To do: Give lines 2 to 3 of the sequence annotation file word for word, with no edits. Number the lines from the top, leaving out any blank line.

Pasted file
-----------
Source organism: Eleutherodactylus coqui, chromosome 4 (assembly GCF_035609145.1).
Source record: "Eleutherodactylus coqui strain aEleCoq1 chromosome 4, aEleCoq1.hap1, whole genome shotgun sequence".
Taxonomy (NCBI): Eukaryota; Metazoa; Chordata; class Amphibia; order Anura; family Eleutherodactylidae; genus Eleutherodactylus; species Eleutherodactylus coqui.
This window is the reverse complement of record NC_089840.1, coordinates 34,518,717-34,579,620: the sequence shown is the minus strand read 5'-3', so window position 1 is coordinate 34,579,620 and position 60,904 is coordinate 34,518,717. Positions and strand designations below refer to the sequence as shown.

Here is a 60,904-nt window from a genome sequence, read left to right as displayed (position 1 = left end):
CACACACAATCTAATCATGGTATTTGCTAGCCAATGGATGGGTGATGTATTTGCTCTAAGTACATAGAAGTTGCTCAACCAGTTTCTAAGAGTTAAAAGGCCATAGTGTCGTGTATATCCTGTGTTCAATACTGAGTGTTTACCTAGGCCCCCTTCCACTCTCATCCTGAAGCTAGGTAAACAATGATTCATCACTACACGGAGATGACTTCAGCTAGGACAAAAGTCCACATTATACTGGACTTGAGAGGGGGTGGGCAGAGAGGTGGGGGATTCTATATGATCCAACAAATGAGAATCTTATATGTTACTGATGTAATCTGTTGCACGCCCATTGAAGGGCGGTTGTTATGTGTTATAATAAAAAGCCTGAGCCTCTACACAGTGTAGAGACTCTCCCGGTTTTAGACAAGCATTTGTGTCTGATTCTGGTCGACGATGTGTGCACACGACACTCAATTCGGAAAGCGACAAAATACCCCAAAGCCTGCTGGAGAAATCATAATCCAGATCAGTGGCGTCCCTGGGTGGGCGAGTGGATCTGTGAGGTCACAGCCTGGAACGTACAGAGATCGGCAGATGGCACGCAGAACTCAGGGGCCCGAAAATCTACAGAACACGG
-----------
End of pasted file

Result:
Source record: "Eleutherodactylus coqui strain aEleCoq1 chromosome 4, aEleCoq1.hap1, whole genome shotgun sequence".
Taxonomy (NCBI): Eukaryota; Metazoa; Chordata; class Amphibia; order Anura; family Eleutherodactylidae; genus Eleutherodactylus; species Eleutherodactylus coqui.